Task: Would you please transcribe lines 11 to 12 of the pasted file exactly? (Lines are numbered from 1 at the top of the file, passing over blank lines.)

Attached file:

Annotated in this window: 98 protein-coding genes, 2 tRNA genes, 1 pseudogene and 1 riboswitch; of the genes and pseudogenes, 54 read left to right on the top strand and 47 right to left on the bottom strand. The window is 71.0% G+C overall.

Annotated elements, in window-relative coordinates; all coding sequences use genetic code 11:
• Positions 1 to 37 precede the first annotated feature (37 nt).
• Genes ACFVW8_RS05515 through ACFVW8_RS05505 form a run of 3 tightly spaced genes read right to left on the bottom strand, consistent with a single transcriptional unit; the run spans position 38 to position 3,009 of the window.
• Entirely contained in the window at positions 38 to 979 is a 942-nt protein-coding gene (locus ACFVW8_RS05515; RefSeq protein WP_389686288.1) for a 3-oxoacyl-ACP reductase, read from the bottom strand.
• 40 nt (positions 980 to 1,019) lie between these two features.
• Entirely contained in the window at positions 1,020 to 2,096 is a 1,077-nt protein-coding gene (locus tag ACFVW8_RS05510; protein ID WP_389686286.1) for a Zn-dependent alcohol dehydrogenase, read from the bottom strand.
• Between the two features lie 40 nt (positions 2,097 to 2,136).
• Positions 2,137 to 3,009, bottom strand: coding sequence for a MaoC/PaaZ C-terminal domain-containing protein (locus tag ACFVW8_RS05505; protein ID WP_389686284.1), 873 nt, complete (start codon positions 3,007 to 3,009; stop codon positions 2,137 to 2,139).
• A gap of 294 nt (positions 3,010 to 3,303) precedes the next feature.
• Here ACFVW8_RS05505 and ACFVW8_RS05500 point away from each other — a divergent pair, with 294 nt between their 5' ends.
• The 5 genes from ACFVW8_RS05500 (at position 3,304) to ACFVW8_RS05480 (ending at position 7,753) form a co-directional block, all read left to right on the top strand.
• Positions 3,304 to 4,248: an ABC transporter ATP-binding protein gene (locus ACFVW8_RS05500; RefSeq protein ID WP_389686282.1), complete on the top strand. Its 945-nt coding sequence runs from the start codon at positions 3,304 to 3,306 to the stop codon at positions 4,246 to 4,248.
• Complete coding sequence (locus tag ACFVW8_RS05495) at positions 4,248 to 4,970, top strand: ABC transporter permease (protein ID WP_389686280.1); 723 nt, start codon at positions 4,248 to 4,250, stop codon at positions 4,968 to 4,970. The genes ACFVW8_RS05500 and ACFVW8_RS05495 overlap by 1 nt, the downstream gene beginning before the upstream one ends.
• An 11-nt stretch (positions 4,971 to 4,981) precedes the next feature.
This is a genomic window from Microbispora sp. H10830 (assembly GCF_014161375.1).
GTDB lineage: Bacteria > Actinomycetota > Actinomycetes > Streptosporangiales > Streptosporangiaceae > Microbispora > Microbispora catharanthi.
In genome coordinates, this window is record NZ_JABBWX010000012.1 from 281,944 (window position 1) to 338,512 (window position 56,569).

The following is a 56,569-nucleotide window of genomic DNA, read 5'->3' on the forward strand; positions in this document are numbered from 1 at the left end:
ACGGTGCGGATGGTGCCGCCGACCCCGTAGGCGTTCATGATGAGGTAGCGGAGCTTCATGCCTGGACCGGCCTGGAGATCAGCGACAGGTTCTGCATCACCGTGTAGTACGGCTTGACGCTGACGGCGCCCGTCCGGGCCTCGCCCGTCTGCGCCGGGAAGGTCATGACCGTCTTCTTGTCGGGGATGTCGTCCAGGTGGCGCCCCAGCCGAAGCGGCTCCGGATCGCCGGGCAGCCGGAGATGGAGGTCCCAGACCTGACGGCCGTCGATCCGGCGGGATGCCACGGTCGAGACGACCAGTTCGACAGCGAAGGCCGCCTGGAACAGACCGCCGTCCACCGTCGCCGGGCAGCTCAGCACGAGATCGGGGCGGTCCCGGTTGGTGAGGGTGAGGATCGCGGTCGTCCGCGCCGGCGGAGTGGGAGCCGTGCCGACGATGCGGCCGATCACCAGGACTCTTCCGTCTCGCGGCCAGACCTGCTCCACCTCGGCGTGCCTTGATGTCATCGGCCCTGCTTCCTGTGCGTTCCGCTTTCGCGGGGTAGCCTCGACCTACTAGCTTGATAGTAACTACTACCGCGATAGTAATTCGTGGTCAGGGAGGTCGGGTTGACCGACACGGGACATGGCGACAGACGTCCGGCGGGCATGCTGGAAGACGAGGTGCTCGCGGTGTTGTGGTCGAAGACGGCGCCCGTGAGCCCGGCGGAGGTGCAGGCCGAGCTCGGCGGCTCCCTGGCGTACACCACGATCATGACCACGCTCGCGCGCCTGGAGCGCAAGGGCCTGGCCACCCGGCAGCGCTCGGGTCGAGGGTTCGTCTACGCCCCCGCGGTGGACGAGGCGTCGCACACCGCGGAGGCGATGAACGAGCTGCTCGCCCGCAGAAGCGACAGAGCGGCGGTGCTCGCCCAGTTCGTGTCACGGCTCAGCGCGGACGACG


• Here ACFVW8_RS05505 and ACFVW8_RS05500 point away from each other — a divergent pair, with 294 nt between their 5' ends.
• The 5 genes from ACFVW8_RS05500 (at position 3,304) to ACFVW8_RS05480 (ending at position 7,753) form a co-directional block, all read left to right on the top strand.